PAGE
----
Quebec City man found guilty of criminal negligence in death of pregnant woman

Jonathan Falardeau-Laroche was accused of causing a three-car accident in 2016, which killed 27-year-old Marie-Pier Gagné.

Jonathan Falardeau-Laroche was told by doctors not to drive a vehicle

Jonathan Falardeau-Laroche, 25, stood trial for three counts of criminal negligence, one causing the death of a pregnant woman. (Daniel Coulombe Radio-Canada)

A Quebec City man has been found guilty of criminal negligence causing death for his role in a collision that killed a woman who was 40 weeks pregnant in 2016.

Jonathan Falardeau-Laroche was accused of causing a three-car collision on Aug. 10, 2016, where 27-year-old Marie-Pier Gagné was struck as she was using a pedestrian crosswalk.

Gagné had just left the CHUL hospital in Sainte-Foy when she was hit. Her baby was successfully delivered, but Gagné later died of her injuries.

Falardeau-Laroche was also found guilty on two counts of negligence causing injury in relation to the injuries suffered by the passenger of another vehicle and Gagné's baby, who was born with a fractured skull.

Judge Pierre L. Rousseau concluded that the young man should never have taken the wheel that day as he had been thoroughly warned — even that very morning — not to drive.

The Quebec City courthouse was packed with an audience that included members Gagné's family, but the chamber remained silent as the verdict was read aloud on Wednesday morning.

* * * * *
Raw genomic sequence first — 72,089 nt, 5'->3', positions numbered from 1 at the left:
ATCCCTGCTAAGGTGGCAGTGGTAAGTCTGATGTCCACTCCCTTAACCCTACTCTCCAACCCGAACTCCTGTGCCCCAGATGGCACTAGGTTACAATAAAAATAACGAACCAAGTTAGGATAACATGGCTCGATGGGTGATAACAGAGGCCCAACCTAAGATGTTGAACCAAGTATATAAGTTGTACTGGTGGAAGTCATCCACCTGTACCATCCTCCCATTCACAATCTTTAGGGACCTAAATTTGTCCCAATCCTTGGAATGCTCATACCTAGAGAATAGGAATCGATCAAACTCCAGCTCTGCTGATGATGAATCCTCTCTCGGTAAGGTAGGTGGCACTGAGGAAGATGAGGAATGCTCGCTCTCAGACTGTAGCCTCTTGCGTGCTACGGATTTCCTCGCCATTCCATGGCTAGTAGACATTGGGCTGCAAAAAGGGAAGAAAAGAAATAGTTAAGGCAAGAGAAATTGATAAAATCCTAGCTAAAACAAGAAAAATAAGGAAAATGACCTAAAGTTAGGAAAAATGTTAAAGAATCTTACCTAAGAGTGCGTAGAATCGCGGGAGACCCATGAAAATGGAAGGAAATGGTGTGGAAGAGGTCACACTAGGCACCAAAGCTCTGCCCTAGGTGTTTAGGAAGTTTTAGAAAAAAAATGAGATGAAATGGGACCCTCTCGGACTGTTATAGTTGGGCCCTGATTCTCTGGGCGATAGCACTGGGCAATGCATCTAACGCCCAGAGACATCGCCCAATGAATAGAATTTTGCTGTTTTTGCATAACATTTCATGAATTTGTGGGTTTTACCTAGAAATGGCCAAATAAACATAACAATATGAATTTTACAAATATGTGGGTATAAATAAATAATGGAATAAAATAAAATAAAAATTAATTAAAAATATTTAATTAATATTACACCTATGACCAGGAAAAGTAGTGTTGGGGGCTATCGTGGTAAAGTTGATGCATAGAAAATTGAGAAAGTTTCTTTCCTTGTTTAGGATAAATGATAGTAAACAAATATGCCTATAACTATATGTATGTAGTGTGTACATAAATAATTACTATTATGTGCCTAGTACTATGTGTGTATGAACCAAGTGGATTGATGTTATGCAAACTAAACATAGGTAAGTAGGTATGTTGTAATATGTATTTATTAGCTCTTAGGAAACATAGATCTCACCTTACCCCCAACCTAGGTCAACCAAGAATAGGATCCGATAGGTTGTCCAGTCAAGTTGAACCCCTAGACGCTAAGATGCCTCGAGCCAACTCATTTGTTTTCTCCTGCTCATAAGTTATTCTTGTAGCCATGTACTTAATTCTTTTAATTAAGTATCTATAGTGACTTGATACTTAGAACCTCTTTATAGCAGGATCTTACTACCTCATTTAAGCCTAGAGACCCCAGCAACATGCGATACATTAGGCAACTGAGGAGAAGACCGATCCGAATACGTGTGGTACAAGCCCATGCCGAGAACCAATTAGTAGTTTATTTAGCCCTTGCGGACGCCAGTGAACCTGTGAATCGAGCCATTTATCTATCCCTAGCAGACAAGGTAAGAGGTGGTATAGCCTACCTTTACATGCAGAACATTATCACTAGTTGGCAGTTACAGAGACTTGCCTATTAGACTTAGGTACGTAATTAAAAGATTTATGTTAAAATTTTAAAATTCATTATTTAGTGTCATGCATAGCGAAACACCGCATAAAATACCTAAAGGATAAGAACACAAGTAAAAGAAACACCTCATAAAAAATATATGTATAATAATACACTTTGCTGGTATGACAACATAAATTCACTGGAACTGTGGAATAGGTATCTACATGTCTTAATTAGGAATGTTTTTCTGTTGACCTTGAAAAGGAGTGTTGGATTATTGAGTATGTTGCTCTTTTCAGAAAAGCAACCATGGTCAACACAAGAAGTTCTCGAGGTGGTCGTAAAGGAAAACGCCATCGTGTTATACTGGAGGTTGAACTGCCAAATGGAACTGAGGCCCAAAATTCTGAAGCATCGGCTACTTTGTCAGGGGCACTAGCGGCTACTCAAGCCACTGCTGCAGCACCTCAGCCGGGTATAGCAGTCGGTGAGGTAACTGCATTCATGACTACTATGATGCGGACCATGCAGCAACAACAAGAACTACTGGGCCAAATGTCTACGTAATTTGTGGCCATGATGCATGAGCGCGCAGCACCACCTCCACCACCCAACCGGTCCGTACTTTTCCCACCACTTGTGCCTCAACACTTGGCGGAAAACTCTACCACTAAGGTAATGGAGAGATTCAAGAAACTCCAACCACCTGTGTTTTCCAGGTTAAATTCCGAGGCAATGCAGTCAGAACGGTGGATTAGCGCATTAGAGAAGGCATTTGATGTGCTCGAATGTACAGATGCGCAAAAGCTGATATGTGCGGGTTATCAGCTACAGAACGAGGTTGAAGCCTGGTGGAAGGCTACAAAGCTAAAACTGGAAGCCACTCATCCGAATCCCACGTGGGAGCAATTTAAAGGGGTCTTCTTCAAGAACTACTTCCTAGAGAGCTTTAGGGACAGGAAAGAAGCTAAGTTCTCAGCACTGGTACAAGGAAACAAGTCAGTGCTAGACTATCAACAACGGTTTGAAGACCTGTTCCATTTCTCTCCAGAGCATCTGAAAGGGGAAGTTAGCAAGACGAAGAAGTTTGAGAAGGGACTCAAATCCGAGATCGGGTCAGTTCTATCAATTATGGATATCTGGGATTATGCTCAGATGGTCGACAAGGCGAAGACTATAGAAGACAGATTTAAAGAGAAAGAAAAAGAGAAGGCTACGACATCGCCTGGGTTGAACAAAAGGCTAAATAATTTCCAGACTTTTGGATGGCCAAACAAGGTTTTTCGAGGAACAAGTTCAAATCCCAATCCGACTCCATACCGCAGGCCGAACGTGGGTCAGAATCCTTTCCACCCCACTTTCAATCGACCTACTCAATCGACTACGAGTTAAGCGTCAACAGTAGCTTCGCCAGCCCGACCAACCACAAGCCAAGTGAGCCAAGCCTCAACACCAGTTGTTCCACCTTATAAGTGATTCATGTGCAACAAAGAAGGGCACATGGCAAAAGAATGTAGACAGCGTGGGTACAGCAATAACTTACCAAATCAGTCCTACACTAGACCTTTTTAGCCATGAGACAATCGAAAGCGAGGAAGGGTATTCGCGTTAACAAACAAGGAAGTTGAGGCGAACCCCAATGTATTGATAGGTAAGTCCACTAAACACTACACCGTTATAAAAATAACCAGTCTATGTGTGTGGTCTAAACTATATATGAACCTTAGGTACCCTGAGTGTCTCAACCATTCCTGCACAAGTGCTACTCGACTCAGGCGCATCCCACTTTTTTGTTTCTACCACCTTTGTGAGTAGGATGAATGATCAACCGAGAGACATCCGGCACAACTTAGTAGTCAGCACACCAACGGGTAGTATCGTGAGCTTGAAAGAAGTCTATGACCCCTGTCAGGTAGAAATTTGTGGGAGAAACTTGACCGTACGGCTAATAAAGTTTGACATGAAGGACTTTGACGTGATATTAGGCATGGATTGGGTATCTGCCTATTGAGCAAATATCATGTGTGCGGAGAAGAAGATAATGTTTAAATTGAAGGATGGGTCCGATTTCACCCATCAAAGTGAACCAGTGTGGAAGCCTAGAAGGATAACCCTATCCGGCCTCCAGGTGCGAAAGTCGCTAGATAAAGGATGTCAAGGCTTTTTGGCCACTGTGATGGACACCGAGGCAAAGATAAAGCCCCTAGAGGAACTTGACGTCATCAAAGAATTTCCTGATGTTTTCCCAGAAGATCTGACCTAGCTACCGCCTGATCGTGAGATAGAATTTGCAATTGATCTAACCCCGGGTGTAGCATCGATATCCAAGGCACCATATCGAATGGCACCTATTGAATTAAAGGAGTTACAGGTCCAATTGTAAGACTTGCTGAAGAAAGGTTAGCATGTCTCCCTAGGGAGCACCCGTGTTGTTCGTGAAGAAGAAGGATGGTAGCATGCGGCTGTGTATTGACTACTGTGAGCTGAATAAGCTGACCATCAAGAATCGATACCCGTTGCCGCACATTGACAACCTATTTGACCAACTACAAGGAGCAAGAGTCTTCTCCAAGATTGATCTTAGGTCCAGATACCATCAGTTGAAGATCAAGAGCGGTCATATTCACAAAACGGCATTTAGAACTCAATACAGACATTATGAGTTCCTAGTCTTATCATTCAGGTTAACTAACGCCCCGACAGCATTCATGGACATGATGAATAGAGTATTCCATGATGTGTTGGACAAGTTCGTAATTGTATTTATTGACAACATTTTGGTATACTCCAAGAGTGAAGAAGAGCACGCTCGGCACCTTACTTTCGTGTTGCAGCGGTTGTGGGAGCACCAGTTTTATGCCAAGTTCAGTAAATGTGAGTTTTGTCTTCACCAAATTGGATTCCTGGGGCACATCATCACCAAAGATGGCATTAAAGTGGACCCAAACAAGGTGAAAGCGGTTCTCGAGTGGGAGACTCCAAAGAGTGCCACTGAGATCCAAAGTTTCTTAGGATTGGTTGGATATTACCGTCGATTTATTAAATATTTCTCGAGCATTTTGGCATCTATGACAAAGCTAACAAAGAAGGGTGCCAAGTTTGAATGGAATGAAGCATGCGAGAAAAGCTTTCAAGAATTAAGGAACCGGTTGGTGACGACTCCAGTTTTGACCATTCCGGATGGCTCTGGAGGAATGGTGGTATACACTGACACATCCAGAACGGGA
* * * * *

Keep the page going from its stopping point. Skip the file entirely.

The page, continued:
Marie-Pier Gagné, seen here in a June 16 Facebook post, was 40 weeks pregnant when she was hit by a car. (Marie-Pier Gagné/Facebook)

In his ruling, Rousseau said Falardeau-Laroche's defence failed to prove he was not sufficiently warned about the dangers of driving with epilepsy. 

During the trial, Falardeau-Laroche's neurologist testified that he had told his patient at least seven times, from the time Falardeau-Laroche was 13 years old, that he should not drive.

The defence had argued that the neurologist was not clear in his discussion with Falardeau-Laroche and that his testimony was an effort to protect his reputation.

Rousseau made note that Falardeau-Laroche had not told his doctor about another collision he had been in just eight months before Gagné was killed. The judge said Falardeau-Laroche lied in an effort to keep his driver's license.

Falardeau-Laroche's colleagues had also warned him not to drive.

"The accused's reaction to the advice of his colleagues speaks volumes about his carelessness, which I see as highly reckless or out of touch with the safety of others," Rousseau wrote in his ruling.

Falardeau-Laroche is expected to be sentenced in December. Under Canadian law, he could be handed a life sentence.

With files from Radio-Canada


To encourage thoughtful and respectful conversations, first and last names will appear with each submission to CBC/Radio-Canada's online communities (except in children and youth-oriented communities). Pseudonyms will no longer be permitted.

By submitting a comment, you accept that CBC has the right to reproduce and publish that comment in whole or in part, in any manner CBC chooses. Please note that CBC does not endorse the opinions expressed in comments. Comments on this story are moderated according to our Submission Guidelines. Comments are welcome while open. We reserve the right to close comments at any time.